Hand decoration of components includes angling, manually spotting (pearlage), straight graining, satining, polishing etc. Below are examples of some types of finishing, different people and companies execute decoration in different ways. Even within a single workshop each individual may have a different technique to achieve the final goal.
Polishing angles. The bridge is fixed onto a specially made jig of the same form which allows them to be held solidly in place as the angles are polished by the rotating wooden discs which in turn are dressed with polishing compounds.
With bridges which are complex in form and can not be angled as above using discs, different techniques are used such as micro-polishing motors and polishing papers.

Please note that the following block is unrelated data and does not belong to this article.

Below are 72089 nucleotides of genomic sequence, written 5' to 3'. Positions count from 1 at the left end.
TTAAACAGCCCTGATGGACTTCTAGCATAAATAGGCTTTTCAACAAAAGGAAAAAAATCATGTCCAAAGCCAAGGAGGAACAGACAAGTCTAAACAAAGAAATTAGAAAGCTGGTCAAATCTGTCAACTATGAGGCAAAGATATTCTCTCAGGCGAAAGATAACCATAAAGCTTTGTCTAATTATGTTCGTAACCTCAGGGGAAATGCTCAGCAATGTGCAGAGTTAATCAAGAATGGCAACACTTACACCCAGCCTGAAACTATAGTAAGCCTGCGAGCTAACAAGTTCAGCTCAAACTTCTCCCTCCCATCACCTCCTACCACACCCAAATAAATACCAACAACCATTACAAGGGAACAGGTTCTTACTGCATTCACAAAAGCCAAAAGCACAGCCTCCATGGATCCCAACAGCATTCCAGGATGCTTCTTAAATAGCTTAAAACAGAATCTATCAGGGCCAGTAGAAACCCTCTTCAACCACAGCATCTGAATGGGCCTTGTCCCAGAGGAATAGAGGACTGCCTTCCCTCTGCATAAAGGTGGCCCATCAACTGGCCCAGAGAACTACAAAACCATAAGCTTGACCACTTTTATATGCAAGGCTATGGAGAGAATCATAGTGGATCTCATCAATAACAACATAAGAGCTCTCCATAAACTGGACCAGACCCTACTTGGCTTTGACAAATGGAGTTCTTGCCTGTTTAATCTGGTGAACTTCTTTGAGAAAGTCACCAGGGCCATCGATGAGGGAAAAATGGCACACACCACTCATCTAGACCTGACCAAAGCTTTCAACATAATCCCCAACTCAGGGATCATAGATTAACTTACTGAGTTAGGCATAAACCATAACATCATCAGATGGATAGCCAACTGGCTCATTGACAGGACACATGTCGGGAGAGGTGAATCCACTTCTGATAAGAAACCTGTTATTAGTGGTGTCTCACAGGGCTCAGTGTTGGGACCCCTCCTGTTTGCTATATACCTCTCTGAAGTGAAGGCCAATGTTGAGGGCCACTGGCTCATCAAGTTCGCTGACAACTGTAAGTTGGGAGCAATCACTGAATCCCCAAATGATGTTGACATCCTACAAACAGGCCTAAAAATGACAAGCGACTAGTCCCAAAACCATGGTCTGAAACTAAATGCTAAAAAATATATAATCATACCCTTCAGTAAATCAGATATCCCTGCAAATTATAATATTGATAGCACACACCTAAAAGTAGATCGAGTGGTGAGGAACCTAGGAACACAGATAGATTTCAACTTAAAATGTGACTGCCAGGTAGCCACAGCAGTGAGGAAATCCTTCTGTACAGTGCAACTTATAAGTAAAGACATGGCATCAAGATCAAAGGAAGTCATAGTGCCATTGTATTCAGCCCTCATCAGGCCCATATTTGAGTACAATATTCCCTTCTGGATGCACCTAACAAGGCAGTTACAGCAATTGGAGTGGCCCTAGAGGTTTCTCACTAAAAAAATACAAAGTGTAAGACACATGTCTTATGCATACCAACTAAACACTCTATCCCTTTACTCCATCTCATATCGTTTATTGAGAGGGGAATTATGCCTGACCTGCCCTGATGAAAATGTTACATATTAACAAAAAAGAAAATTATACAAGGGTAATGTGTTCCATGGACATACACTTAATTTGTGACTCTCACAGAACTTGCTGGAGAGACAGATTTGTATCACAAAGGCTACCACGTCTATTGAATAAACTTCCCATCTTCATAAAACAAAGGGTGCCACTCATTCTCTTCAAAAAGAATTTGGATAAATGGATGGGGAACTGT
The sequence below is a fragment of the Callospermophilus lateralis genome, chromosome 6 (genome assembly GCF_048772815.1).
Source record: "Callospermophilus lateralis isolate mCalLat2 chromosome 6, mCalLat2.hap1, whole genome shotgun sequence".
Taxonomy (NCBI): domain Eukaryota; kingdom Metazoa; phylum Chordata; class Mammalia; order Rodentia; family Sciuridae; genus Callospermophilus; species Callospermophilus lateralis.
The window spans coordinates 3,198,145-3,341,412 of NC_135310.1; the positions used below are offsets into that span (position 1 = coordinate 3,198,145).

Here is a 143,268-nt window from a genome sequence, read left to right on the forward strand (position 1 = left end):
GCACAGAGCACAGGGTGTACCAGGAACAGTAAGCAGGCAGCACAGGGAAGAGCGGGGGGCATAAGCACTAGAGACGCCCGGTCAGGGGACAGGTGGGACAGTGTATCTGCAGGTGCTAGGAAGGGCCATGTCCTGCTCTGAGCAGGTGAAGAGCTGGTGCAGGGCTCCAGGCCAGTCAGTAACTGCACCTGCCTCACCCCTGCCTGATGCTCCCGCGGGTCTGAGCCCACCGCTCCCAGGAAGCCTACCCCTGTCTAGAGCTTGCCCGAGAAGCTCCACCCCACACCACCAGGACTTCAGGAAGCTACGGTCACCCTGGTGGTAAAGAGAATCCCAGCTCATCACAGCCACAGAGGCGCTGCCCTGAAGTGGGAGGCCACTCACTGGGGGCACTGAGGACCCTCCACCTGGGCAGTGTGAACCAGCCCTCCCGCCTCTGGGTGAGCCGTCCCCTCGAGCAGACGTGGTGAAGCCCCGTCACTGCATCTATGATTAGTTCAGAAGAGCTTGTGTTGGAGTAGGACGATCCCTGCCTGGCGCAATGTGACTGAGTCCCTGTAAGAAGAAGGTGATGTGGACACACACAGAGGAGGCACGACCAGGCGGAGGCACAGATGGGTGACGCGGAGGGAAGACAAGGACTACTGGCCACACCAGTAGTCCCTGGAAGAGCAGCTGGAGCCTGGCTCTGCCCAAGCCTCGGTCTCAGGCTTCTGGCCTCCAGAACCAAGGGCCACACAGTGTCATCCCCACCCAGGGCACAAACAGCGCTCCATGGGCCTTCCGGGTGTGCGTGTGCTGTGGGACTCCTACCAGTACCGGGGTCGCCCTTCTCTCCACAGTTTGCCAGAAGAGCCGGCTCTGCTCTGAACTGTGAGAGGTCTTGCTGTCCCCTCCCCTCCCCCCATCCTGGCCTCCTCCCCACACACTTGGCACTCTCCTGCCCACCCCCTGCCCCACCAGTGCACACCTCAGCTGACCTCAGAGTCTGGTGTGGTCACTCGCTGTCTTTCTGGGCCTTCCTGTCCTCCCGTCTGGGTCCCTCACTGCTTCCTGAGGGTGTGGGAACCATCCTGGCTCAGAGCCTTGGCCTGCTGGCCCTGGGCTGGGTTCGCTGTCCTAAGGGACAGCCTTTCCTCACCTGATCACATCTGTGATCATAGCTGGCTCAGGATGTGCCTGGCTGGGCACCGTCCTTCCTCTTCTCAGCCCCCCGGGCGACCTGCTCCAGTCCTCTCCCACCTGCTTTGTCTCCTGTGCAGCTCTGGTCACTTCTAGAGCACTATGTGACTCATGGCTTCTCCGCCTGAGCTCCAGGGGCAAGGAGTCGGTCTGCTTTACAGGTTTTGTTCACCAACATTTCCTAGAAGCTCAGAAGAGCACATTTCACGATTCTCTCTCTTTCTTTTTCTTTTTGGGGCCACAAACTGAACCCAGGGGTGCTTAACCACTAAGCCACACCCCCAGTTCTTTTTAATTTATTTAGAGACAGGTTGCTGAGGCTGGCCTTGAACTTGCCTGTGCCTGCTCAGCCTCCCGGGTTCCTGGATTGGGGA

The tool below allows the bridge to be easily and safely held.
The time taken to polish the angles by hand is considerable and is often executed by repeatedly polishing the angles using different grades of paper from course to fine. The green ski-ramp makes the work more comfortable for the angler and the tool holding the bridge then rests against the end of the ski-ramp whilst it is polished using a microscope to follow the process.
Manually spotting a plate. The plate to be decorated is secured onto a rotating jig. The operator turns the jig after each graining action of the tool.
Straight graining a small spring manually using 3N abrasive paper on a flat marble base.
Straight graining small components in series
The small faceted levers are placed onto the steel blocked to the right and located in place between the two pins. The central hole between the two pins is linked to a vacuum tube which holds the lever in place whilst it is being grained.
The underside of the tool showing the abrasive paper. For the tool to work the jig needs to be complete with 10 levers.
Dressing the sides of a bridge.